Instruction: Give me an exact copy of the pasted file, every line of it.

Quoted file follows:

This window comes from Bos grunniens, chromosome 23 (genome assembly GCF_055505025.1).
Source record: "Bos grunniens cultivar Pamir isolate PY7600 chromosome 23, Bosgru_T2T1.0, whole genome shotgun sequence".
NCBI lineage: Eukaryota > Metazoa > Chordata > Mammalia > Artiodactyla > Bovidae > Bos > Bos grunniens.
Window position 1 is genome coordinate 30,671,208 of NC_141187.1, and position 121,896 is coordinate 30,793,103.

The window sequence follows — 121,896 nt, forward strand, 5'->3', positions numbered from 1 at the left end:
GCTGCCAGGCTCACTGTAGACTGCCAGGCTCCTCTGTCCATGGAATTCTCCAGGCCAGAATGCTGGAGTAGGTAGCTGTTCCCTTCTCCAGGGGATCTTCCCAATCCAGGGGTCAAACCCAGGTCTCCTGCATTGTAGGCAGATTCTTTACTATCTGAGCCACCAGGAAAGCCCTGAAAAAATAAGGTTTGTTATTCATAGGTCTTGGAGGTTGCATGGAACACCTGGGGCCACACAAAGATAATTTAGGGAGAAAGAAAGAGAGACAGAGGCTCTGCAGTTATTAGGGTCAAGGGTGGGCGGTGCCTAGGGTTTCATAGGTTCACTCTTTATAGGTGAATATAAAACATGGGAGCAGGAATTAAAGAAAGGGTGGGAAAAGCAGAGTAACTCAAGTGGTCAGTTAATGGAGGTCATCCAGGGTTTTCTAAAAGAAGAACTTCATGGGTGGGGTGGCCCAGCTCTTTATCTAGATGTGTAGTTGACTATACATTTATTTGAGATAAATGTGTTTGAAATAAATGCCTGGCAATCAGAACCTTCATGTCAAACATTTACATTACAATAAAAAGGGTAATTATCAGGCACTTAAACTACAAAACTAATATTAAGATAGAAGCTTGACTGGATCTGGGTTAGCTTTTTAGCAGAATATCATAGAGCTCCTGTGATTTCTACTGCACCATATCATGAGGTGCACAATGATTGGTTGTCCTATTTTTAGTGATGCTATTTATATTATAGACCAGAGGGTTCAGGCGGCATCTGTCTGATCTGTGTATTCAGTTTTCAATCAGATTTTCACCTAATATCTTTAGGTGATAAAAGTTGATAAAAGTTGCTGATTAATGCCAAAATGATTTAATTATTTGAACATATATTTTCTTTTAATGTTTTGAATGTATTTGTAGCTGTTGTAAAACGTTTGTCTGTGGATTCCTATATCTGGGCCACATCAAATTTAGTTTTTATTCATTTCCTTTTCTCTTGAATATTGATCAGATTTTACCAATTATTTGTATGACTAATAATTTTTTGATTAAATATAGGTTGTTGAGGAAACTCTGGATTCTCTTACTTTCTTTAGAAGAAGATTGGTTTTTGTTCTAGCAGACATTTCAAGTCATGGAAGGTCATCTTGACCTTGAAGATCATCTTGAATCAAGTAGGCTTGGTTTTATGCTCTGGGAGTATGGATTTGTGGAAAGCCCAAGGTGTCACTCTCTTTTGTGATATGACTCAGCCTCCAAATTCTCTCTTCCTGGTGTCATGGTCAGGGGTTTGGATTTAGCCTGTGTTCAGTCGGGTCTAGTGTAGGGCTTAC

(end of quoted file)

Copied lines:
This window comes from Bos grunniens, chromosome 23 (genome assembly GCF_055505025.1).
Source record: "Bos grunniens cultivar Pamir isolate PY7600 chromosome 23, Bosgru_T2T1.0, whole genome shotgun sequence".
NCBI lineage: Eukaryota > Metazoa > Chordata > Mammalia > Artiodactyla > Bovidae > Bos > Bos grunniens.
Window position 1 is genome coordinate 30,671,208 of NC_141187.1, and position 121,896 is coordinate 30,793,103.

The window sequence follows — 121,896 nt, forward strand, 5'->3', positions numbered from 1 at the left end:
GCTGCCAGGCTCACTGTAGACTGCCAGGCTCCTCTGTCCATGGAATTCTCCAGGCCAGAATGCTGGAGTAGGTAGCTGTTCCCTTCTCCAGGGGATCTTCCCAATCCAGGGGTCAAACCCAGGTCTCCTGCATTGTAGGCAGATTCTTTACTATCTGAGCCACCAGGAAAGCCCTGAAAAAATAAGGTTTGTTATTCATAGGTCTTGGAGGTTGCATGGAACACCTGGGGCCACACAAAGATAATTTAGGGAGAAAGAAAGAGAGACAGAGGCTCTGCAGTTATTAGGGTCAAGGGTGGGCGGTGCCTAGGGTTTCATAGGTTCACTCTTTATAGGTGAATATAAAACATGGGAGCAGGAATTAAAGAAAGGGTGGGAAAAGCAGAGTAACTCAAGTGGTCAGTTAATGGAGGTCATCCAGGGTTTTCTAAAAGAAGAACTTCATGGGTGGGGTGGCCCAGCTCTTTATCTAGATGTGTAGTTGACTATACATTTATTTGAGATAAATGTGTTTGAAATAAATGCCTGGCAATCAGAACCTTCATGTCAAACATTTACATTACAATAAAAAGGGTAATTATCAGGCACTTAAACTACAAAACTAATATTAAGATAGAAGCTTGACTGGATCTGGGTTAGCTTTTTAGCAGAATATCATAGAGCTCCTGTGATTTCTACTGCACCATATCATGAGGTGCACAATGATTGGTTGTCCTATTTTTAGTGATGCTATTTATATTATAGACCAGAGGGTTCAGGCGGCATCTGTCTGATCTGTGTATTCAGTTTTCAATCAGATTTTCACCTAATATCTTTAGGTGATAAAAGTTGATAAAAGTTGCTGATTAATGCCAAAATGATTTAATTATTTGAACATATATTTTCTTTTAATGTTTTGAATGTATTTGTAGCTGTTGTAAAACGTTTGTCTGTGGATTCCTATATCTGGGCCACATCAAATTTAGTTTTTATTCATTTCCTTTTCTCTTGAATATTGATCAGATTTTACCAATTATTTGTATGACTAATAATTTTTTGATTAAATATAGGTTGTTGAGGAAACTCTGGATTCTCTTACTTTCTTTAGAAGAAGATTGGTTTTTGTTCTAGCAGACATTTCAAGTCATGGAAGGTCATCTTGACCTTGAAGATCATCTTGAATCAAGTAGGCTTGGTTTTATGCTCTGGGAGTATGGATTTGTGGAAAGCCCAAGGTGTCACTCTCTTTTGTGATATGACTCAGCCTCCAAATTCTCTCTTCCTGGTGTCATGGTCAGGGGTTTGGATTTAGCCTGTGTTCAGTCGGGTCTAGTGTAGGGCTTAC